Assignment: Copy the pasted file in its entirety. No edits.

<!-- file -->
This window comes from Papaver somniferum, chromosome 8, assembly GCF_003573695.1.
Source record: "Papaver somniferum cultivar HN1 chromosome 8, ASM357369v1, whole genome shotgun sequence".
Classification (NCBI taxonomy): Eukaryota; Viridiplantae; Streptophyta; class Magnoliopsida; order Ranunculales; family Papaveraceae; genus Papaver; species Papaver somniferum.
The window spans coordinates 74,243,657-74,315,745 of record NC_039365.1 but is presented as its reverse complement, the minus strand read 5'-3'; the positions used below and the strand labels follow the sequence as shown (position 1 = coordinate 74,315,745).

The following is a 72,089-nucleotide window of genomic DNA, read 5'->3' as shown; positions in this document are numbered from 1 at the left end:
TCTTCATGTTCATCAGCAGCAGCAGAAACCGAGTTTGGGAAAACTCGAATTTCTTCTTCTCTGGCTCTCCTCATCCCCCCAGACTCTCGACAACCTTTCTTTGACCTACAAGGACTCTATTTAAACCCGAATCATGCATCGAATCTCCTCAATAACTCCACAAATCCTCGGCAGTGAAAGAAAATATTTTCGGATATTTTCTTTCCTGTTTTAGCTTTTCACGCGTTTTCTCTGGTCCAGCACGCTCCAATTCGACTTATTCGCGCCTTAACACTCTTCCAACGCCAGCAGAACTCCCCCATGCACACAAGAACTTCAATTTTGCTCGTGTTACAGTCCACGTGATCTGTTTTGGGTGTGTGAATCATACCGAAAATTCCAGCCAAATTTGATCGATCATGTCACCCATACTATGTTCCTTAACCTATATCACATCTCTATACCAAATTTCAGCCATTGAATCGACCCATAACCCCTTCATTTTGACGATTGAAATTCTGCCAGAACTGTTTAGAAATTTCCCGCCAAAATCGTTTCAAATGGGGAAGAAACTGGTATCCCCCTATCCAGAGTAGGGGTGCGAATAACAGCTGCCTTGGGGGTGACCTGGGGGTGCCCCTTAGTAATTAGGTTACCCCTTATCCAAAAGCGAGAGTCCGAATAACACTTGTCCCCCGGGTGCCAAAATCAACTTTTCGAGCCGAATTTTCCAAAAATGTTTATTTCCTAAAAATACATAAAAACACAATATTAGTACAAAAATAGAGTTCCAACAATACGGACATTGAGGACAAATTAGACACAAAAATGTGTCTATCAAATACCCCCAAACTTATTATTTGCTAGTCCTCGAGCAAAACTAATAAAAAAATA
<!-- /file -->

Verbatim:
This window comes from Papaver somniferum, chromosome 8, assembly GCF_003573695.1.
Source record: "Papaver somniferum cultivar HN1 chromosome 8, ASM357369v1, whole genome shotgun sequence".
Classification (NCBI taxonomy): Eukaryota; Viridiplantae; Streptophyta; class Magnoliopsida; order Ranunculales; family Papaveraceae; genus Papaver; species Papaver somniferum.
The window spans coordinates 74,243,657-74,315,745 of record NC_039365.1 but is presented as its reverse complement, the minus strand read 5'-3'; the positions used below and the strand labels follow the sequence as shown (position 1 = coordinate 74,315,745).

The following is a 72,089-nucleotide window of genomic DNA, read 5'->3' as shown; positions in this document are numbered from 1 at the left end:
TCTTCATGTTCATCAGCAGCAGCAGAAACCGAGTTTGGGAAAACTCGAATTTCTTCTTCTCTGGCTCTCCTCATCCCCCCAGACTCTCGACAACCTTTCTTTGACCTACAAGGACTCTATTTAAACCCGAATCATGCATCGAATCTCCTCAATAACTCCACAAATCCTCGGCAGTGAAAGAAAATATTTTCGGATATTTTCTTTCCTGTTTTAGCTTTTCACGCGTTTTCTCTGGTCCAGCACGCTCCAATTCGACTTATTCGCGCCTTAACACTCTTCCAACGCCAGCAGAACTCCCCCATGCACACAAGAACTTCAATTTTGCTCGTGTTACAGTCCACGTGATCTGTTTTGGGTGTGTGAATCATACCGAAAATTCCAGCCAAATTTGATCGATCATGTCACCCATACTATGTTCCTTAACCTATATCACATCTCTATACCAAATTTCAGCCATTGAATCGACCCATAACCCCTTCATTTTGACGATTGAAATTCTGCCAGAACTGTTTAGAAATTTCCCGCCAAAATCGTTTCAAATGGGGAAGAAACTGGTATCCCCCTATCCAGAGTAGGGGTGCGAATAACAGCTGCCTTGGGGGTGACCTGGGGGTGCCCCTTAGTAATTAGGTTACCCCTTATCCAAAAGCGAGAGTCCGAATAACACTTGTCCCCCGGGTGCCAAAATCAACTTTTCGAGCCGAATTTTCCAAAAATGTTTATTTCCTAAAAATACATAAAAACACAATATTAGTACAAAAATAGAGTTCCAACAATACGGACATTGAGGACAAATTAGACACAAAAATGTGTCTATCAAATACCCCCAAACTTATTATTTGCTAGTCCTCGAGCAAAACTAATAAAAAAATA